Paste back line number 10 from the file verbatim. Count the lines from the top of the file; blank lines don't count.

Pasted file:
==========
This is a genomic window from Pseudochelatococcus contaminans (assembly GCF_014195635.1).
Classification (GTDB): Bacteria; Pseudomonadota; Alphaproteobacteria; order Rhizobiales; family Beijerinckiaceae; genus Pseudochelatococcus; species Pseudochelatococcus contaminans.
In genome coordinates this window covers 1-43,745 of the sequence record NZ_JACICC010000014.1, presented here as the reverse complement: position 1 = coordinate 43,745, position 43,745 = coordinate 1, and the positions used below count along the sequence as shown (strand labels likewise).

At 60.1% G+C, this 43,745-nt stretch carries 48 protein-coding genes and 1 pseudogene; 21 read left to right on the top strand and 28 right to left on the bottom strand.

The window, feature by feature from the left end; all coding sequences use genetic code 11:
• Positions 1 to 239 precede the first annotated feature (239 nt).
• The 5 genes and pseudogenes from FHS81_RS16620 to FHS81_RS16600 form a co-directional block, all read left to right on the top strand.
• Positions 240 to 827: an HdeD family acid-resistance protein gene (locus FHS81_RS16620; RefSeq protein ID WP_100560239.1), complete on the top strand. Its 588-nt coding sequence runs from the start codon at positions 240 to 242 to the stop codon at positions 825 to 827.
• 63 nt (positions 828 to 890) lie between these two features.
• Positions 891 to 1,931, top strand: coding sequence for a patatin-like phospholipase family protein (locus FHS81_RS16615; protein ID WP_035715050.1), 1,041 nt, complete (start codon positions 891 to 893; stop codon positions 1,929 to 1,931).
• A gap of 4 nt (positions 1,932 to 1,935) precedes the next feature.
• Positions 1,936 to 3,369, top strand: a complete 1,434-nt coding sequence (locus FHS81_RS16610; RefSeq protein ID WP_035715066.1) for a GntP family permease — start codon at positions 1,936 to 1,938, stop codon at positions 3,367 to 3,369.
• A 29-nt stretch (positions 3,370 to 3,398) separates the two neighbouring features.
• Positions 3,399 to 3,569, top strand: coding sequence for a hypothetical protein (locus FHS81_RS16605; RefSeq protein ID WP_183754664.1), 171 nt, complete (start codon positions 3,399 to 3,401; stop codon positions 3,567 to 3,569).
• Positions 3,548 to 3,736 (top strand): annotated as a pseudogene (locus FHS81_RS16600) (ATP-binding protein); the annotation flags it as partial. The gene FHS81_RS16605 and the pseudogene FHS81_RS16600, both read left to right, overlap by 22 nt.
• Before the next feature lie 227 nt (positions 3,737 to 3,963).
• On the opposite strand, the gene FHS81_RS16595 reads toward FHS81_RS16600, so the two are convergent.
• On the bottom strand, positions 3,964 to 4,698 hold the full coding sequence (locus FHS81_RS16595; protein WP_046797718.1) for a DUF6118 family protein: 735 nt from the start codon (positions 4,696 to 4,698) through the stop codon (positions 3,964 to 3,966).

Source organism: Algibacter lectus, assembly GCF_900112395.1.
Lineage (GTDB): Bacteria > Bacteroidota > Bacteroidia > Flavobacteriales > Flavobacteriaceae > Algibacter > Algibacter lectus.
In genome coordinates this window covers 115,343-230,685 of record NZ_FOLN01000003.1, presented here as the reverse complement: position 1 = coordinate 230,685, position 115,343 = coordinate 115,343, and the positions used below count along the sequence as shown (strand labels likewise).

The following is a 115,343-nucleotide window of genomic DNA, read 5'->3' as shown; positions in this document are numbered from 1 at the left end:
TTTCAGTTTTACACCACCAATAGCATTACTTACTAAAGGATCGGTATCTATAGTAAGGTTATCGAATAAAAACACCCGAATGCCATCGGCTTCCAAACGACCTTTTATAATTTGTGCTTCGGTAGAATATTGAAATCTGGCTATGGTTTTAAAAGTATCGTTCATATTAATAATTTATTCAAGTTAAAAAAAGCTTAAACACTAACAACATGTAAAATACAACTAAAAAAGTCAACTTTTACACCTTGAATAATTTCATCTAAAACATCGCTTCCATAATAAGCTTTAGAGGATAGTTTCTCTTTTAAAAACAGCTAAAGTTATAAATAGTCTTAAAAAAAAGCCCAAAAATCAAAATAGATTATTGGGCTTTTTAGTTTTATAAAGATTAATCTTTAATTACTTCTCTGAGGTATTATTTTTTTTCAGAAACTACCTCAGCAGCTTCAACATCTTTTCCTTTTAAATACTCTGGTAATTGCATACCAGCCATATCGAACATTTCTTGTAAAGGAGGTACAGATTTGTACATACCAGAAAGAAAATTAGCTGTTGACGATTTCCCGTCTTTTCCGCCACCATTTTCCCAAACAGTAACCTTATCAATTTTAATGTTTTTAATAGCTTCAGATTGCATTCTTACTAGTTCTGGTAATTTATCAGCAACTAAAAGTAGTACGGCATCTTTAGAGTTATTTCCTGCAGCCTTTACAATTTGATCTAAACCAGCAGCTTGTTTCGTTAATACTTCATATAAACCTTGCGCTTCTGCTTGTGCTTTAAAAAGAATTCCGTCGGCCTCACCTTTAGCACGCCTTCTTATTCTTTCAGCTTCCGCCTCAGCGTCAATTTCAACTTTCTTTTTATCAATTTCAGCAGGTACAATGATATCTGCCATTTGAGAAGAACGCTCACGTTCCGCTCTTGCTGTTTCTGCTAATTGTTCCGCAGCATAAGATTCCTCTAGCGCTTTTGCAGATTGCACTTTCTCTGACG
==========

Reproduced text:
• Positions 891 to 1,931, top strand: coding sequence for a patatin-like phospholipase family protein (locus FHS81_RS16615; protein ID WP_035715050.1), 1,041 nt, complete (start codon positions 891 to 893; stop codon positions 1,929 to 1,931).